Political Use of Death: Dead Bodies and Memorial Practices

The idea to establish eligibility for memorialization and to use the practice of memorializing for political purposes developed gradually. At the outset, efforts were not focused exclusively on the spirits of the dead—the practice of Yasukuni Shrine—but on death rites in general, including proper burial of the bodies. And in later years, during Japan’s wars of imperialism, the military took full control of not only the spirits of the war dead (through Yasukuni Shrine) but also their bodies as a way to exert power over those still alive.

Being under the jurisdiction of the military, it is not surprising that Yasukuni Shrine became a venue through which the military organized its dead. Particularly in the final years of the Asia-Pacific War, when retrieval of bodies from the front was nearly impossible, mobilizing the spirits of the war dead became a useful replacement for rituals associated with bodies and ashes. Memorial rituals at Yasukuni Shrine were only one component of a variety of practices that utilized death to promote militaristic nationalism.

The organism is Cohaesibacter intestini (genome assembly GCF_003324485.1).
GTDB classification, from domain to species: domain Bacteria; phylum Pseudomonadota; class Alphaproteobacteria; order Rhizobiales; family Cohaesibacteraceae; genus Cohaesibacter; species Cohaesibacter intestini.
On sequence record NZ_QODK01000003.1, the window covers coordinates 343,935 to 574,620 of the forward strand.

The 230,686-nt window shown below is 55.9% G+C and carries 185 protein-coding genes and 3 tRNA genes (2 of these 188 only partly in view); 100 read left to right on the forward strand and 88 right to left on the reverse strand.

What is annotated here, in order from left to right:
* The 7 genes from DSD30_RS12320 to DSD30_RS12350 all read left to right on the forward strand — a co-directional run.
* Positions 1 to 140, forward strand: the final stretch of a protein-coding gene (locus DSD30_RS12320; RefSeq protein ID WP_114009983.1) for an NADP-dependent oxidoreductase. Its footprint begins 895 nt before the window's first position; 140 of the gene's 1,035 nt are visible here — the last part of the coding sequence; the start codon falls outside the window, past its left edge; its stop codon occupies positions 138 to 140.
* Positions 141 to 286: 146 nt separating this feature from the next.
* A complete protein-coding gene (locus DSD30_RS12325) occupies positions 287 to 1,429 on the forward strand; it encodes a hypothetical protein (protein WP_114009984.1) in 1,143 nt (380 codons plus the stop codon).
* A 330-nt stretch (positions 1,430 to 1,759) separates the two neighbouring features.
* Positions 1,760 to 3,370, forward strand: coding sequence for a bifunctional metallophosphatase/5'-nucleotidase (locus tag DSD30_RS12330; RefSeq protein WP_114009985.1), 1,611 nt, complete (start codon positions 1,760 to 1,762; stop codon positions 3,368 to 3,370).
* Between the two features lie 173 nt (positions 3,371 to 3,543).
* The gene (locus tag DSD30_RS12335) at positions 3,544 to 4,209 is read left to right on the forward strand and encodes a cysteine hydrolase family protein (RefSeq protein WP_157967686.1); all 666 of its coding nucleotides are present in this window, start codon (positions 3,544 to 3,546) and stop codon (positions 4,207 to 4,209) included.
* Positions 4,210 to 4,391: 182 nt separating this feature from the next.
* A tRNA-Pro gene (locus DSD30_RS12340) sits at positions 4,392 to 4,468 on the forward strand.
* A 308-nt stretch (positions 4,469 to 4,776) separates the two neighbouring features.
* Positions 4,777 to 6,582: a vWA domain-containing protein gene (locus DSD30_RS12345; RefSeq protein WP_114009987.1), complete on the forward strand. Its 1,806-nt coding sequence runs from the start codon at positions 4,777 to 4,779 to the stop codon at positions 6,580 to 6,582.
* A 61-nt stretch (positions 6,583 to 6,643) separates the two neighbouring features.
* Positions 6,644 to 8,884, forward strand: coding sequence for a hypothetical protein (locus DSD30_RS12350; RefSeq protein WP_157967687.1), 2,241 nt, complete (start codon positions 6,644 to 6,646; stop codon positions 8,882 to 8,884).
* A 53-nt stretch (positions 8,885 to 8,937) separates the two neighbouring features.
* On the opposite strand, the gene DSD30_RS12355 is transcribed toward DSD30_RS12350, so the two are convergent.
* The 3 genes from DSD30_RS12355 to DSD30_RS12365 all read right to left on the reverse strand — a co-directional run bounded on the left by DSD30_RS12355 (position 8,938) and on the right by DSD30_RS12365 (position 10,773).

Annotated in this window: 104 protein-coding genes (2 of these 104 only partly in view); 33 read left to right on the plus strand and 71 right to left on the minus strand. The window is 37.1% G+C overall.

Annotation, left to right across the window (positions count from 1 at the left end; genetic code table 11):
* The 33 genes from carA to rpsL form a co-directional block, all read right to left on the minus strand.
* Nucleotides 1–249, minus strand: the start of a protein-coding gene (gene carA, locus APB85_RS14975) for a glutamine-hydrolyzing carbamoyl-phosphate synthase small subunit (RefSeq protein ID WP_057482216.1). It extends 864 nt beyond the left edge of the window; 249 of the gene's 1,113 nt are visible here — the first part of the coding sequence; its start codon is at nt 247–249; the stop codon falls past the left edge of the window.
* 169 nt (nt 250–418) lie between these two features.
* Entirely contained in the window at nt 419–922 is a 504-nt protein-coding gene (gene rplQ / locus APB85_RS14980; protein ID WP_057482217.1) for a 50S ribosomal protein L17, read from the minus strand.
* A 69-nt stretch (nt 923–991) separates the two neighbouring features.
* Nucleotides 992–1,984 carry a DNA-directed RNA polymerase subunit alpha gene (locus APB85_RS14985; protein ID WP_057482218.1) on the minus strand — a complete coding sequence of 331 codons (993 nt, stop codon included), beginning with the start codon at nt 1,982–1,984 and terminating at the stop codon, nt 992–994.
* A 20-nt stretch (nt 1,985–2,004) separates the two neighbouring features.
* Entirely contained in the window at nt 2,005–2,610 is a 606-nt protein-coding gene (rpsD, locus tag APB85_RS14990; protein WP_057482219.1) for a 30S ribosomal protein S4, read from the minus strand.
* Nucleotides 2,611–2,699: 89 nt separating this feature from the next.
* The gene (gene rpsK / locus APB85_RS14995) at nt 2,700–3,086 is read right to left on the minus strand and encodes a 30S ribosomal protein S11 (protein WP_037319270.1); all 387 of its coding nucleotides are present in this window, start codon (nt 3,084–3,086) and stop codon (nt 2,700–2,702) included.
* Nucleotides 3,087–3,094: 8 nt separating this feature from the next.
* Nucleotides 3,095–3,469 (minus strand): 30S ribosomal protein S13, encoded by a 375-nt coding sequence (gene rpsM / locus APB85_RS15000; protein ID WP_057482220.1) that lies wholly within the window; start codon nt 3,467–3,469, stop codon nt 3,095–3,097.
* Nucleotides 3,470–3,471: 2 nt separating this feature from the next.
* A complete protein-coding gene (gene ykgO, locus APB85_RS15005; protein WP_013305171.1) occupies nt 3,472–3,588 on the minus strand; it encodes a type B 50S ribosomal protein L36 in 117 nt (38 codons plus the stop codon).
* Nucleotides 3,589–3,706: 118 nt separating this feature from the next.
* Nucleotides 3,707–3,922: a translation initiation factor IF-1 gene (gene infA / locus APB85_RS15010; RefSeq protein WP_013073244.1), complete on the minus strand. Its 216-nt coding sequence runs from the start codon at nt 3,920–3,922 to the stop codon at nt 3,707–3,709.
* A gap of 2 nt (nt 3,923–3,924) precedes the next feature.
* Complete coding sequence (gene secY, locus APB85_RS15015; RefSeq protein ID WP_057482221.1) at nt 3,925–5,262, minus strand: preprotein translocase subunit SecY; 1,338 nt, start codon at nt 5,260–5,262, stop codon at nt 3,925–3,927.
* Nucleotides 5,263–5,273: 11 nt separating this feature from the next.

As we have seen in the discussion of the 1862 process of rehabilitating the posthumous status of men who were considered antibakufu, criminals and traitors (kokuzoku) were not eligible for typical death-related rites in Tokugawa Japan. On October 27, 1859, Yoshida Shōin was beheaded in an Edo prison and thrown into a hole in the ground along with other executed criminals. On January 1, 1863, upon receiving permission from the bakufu, Shōin’s remains were dug up and transported from the mass burial ground to open land in Tokyo that Chōshū owned. According to some accounts, the procession barged onto a Ueno bridge that was reserved exclusively for use by the shogun, viciously attacked the guards, and crossed the bridge. In 1882, followers constructed a Shinto shrine by the gravestone, thus elevating Shōin to the status of a god.